Do you ever feel like you’re throwing a wad of spaghetti against the wall and hoping some will stick?
That is no way to win in the marketplace.
The business with the right strategy and the commitment to carry it out inevitably will win.
When the concept of positioning was introduced nearly 50 years ago, the level of competition was more like a tea party compared to today’s fierce marketplace. It truly is a battleground. Winning has become a whole lot tougher. It's vital to find your brand positioning.
Positioning is about how you are different from the competition. In a highly competitive market, you must give customers a persuasive reason to buy your brand. You must present a customer-focused value proposition.
Philip Kotler is one of the world’s leading authorities on marketing. The S.C. Johnson & Son Distinguished Professor at the Kellogg School of Management at Northwestern University, Kotler defines positioning as the “act of designing the company’s product/service and image to occupy a distinctive place in the mind of the prospect/customer.”
So how do you find that place, find your brand positioning?
Positioning is not about creating something new. Rather, it is about manipulating what already is in the mind of your customers and prospects by retying existing connections.
The quest to find your position begins with understanding what your customer or prospect values. “Customer” is the first of the three Cs filter test for finding your brand’s positioning idea.
The most successful marketers have deep insights into what resonates with their customers. If the positioning idea is not meaningful to your customer, nothing else matters much.
Consider Amazon’s obsession with its customers.
When Jeff Bezos attends an internal meeting, he insists on having at least one empty chair in the room. That empty chair represents the customer. During meetings, he will point at the chair to remind people what their primary focus needs to be.
We all need to be customer-focused companies. Understanding your customer gives you a significant advantage over your competition.
One way to gain that advantage is to listen to your customers and prospects through focus groups and surveys conducted by an outside research firm. They know how to get what you need to know.
Many in marketing are using what has become known as the customer, or buyer, persona.
Your brand has only one persona, which is based on its position. But your brand’s customers can be segmented, each one represented by a different persona. Some brands only have one customer persona. Others have several.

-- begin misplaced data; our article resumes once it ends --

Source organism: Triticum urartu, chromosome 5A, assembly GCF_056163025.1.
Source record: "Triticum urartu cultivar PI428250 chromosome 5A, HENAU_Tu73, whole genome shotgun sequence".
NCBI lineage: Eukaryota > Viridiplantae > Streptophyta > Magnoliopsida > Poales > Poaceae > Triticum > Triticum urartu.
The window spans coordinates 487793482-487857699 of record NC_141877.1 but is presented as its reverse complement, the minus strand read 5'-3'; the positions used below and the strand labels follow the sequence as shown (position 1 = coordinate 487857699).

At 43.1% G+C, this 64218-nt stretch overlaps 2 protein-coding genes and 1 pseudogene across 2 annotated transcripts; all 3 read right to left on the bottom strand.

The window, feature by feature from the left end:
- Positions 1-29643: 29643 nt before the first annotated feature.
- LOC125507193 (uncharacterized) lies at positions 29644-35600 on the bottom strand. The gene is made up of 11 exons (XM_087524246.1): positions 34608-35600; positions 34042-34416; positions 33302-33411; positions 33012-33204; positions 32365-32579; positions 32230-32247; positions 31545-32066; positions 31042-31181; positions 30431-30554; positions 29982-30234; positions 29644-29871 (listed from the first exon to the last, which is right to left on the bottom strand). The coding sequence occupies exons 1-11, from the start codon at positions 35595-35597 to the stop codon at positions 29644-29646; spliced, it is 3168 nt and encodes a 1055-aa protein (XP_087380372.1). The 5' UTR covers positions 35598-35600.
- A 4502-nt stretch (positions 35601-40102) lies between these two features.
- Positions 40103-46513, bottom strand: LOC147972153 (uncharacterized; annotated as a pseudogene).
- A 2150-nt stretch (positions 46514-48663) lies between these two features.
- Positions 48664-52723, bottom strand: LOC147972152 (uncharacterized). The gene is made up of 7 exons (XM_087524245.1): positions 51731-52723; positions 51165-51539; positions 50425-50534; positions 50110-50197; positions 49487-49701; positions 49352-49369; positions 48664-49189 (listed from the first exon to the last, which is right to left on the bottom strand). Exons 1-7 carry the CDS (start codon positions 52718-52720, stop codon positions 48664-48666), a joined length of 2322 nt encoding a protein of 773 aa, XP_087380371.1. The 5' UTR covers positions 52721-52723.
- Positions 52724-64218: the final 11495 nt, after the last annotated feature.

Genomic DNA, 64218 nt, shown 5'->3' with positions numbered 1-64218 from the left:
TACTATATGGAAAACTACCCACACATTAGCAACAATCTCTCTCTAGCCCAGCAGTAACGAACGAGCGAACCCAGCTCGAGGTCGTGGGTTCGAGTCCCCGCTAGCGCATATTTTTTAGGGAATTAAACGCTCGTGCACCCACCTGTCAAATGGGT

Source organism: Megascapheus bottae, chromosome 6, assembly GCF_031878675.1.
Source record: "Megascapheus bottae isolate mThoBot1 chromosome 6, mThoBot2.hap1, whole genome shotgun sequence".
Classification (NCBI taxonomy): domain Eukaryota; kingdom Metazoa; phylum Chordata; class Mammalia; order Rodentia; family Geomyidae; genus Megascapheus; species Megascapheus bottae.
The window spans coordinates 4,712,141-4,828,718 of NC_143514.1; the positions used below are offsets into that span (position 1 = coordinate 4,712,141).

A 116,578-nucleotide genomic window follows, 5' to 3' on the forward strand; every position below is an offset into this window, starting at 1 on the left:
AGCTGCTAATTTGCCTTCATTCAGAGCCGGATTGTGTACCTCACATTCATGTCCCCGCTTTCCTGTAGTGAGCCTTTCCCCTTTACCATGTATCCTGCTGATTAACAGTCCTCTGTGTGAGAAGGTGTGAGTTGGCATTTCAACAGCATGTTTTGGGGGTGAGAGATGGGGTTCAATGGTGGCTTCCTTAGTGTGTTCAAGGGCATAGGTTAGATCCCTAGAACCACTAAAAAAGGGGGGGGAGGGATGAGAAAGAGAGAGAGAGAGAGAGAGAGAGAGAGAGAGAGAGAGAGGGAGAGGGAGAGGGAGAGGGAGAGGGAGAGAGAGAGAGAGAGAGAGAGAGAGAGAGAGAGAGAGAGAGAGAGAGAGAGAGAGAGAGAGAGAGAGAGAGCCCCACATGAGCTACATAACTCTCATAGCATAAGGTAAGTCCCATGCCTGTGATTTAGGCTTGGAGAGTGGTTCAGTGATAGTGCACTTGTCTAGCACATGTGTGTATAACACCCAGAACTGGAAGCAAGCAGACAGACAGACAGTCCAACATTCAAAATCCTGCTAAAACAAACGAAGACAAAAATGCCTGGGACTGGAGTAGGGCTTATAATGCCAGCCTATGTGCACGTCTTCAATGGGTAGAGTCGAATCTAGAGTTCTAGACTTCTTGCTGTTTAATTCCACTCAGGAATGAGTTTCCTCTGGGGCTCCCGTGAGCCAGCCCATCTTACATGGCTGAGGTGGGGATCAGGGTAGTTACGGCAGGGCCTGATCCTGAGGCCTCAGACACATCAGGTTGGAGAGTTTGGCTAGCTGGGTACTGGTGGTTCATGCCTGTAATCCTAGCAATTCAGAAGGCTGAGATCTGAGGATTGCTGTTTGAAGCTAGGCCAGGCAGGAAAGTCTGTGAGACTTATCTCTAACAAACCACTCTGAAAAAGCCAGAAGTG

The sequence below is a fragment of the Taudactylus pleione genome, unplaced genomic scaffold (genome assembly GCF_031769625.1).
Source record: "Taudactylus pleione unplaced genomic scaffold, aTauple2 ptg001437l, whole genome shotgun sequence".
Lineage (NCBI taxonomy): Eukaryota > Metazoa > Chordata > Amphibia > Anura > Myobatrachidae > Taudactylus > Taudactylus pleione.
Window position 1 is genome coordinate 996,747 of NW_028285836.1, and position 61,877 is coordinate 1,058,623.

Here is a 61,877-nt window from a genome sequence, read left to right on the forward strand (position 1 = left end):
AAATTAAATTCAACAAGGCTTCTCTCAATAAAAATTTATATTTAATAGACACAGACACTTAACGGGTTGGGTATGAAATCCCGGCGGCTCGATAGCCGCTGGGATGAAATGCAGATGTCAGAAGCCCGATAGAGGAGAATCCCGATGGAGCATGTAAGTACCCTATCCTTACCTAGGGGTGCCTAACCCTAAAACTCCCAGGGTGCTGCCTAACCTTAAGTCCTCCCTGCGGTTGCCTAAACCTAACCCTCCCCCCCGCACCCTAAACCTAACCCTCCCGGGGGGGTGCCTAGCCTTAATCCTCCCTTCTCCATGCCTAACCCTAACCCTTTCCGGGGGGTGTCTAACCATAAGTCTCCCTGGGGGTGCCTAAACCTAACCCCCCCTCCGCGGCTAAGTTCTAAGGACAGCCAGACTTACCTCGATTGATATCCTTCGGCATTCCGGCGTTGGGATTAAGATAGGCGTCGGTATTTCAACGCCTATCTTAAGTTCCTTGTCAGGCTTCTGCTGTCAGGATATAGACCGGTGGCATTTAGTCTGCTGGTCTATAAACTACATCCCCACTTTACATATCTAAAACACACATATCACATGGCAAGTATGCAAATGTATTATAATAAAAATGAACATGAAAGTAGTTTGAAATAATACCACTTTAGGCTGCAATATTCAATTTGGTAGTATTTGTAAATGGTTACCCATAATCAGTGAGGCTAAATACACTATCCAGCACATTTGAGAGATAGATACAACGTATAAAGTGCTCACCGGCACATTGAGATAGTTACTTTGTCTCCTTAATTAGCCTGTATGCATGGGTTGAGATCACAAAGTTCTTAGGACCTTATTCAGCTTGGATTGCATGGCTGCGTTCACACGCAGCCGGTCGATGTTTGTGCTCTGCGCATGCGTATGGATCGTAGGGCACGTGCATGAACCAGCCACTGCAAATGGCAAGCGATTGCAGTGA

The second C in the three Cs filter test stands for the competition. Positioning is always relative to (or against) the positioning of the competitive brands. Remember, it’s about differentiating your brand from the competition.
Again, a little research is important. While you are researching your customers and prospects, include questions about the competition. You need to find out what position your competition already owns in the minds of your customers and prospects. If the position is owned by a competitor, it might not be available for your brand.
The third and final C in the filter test stands for your own company. The chosen position must match the customer perception of your brand. It should be believable and ownable.
It should fit with your company’s “why,” the reason for being in business beyond making money. It should be something your company is passionate about and align with your core values, competencies and beliefs.
Through the 3Cs filter test, a positioning idea should rise to the top. The goal is to find the position that is most relevant to your customers, not owned by your competition and that aligns with your company’s DNA.
When you find it, you’re ready to write your positioning statement.
Here is the framework for turning the positioning idea into a statement that will convince your core customer to prefer your brand over your competition:
• For (target customer)
• Who (statement of need, concern, desire or opportunity)
• (Brand name) is a (brand category)
• That (key benefit)
• Unlike (competing alternative)
• (Brand) (statement of primary differentiation)
Here’s an example using Amazon’s early positioning statement:
• For (World Wide Web users)
• Who (enjoy books)
• (Amazon) is a (retail bookseller)
• That (provides instant access to over 1 million books)
• Unlike (traditional bookstores)
• (Amazon) provides a (combination of extraordinary convenience, low prices and comprehensive selection)
Your business deserves the time and resources it will take to find your brand positioning. Once found, it will be prescriptive for decision-making throughout the organization and help you to win in the marketplace.